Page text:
By Elizabeth Moignard
IB Tauris (2015) h/b 288pp £75 (ISBN 9781780761411)
The effect of reading M.’s book is to send one straight off to the museums in Munich, Boulogne, London, Rome and Athens to examine the works of Exekias. The vases are all familiar and some, as the Achilles and Penthesileia vase, reside in the British Museum. What M. achieves in this book is to bring them to life, enabling the reader to see many new angles and gain an insight into the character and motivations of this supreme 6th century black-figure potter and painter.
Each of the five chapters focuses on one key piece whilst weaving in others. M. encourages the reader to look for Exekias’ personality and see him as an innovative artist who plays on and manipulates the emotions and can capture the essence and mood of the moment. The depiction of Ajax on several vases presents him as a defeated hero. The Vatican vase (Achilles and Ajax playing a game of dice) gains from study of the reverse side and its lesser-known depiction of the Dioskouroi; here M. poses questions about the depiction of a homecoming and draws our attention to the detail of the sweaty horse and the white paint used on the dog. M. regularly homes in on the detail—a pin prick in the centre of the eyes on the outside of the famous Dionysos symposium cup demonstrates use of a compass; her fascinating analysis of the different genders depicted on the 8th century Dipylon vase points out the two-handed gesture of the women, and the single-handed one of the men.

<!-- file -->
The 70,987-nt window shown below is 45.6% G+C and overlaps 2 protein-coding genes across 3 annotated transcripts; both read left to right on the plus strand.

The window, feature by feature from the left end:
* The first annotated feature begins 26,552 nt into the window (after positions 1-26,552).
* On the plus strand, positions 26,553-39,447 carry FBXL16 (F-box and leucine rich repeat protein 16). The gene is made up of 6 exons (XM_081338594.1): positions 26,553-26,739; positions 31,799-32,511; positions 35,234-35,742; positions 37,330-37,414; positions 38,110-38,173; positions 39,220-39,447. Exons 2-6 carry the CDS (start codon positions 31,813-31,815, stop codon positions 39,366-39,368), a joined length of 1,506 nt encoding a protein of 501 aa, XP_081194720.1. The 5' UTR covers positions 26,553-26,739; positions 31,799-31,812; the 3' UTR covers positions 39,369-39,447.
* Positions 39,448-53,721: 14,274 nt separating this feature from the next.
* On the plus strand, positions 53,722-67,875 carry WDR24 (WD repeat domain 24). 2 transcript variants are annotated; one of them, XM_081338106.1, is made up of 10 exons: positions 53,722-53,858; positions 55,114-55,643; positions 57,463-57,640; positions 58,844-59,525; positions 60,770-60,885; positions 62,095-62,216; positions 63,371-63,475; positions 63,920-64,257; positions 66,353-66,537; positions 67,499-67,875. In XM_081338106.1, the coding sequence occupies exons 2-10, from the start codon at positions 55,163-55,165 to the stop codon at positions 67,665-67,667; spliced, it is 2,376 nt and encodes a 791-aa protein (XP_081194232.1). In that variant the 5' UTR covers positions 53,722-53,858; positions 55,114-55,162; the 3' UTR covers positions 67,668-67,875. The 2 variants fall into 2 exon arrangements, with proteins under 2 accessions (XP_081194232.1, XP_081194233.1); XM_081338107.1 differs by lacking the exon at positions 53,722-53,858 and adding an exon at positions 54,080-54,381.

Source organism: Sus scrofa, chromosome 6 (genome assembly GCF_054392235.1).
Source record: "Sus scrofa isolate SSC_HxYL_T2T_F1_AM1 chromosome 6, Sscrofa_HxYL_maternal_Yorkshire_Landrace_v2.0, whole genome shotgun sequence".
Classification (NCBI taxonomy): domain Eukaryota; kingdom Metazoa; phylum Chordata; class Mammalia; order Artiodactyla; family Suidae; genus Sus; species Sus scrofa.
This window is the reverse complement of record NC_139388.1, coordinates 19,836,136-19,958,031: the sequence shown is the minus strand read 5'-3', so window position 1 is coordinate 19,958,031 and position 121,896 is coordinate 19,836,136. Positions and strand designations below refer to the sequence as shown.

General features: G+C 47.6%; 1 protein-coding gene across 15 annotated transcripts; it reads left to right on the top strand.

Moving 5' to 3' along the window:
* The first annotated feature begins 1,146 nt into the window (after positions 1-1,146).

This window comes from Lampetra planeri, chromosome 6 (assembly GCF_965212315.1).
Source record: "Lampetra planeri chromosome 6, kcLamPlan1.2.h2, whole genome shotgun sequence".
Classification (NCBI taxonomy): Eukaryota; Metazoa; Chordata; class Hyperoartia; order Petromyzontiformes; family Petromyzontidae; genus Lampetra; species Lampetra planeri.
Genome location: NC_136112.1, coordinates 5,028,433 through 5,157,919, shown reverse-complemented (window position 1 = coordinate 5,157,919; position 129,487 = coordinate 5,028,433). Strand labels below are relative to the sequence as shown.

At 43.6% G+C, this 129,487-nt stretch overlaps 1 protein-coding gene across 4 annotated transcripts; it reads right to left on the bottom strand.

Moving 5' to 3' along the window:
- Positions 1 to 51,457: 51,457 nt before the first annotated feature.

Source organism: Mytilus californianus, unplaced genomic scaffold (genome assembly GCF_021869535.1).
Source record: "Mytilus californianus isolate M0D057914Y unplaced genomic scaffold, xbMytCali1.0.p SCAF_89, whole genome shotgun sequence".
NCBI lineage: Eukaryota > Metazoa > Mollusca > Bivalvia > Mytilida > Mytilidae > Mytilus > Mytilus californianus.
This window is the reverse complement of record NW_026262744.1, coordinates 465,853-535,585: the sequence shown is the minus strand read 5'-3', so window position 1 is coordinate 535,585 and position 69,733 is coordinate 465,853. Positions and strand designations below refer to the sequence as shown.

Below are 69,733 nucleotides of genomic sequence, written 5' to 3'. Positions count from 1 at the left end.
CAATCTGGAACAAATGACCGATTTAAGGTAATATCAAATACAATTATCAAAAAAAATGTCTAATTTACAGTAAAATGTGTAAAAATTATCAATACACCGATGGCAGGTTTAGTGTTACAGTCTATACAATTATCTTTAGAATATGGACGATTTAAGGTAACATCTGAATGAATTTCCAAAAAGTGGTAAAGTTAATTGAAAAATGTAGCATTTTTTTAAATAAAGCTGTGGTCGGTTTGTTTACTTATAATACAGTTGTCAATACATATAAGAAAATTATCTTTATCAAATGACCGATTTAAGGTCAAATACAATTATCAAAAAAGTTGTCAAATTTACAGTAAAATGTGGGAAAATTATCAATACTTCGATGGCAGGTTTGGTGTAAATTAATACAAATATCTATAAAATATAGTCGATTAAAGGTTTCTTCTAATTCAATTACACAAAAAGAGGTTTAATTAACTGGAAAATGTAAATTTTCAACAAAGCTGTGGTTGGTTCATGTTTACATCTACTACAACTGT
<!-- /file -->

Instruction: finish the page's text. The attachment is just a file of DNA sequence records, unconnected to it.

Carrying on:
In the final chapter, M. argues that the Dionysos cup encapsulates Exekias’ skill, and she describes it as ‘a wild card’. Here we see confident innovation in the positioning of the boat off-centre, and the warrior scenes under the handles. M. draws attention to the exterior of the cup, and e.g. the tiny detail such as the closed eye which shows through the helmet of one of the dead warriors.
This reviewer will not race south through France this summer but, inspired by the fresh light M. has thrown on Exekias, will pay homage to the Ajax suicide vase which lives quietly in the town museum in Boulogne.
Hannah Murray—Oxlat Latin Teaching Scheme, University of Oxford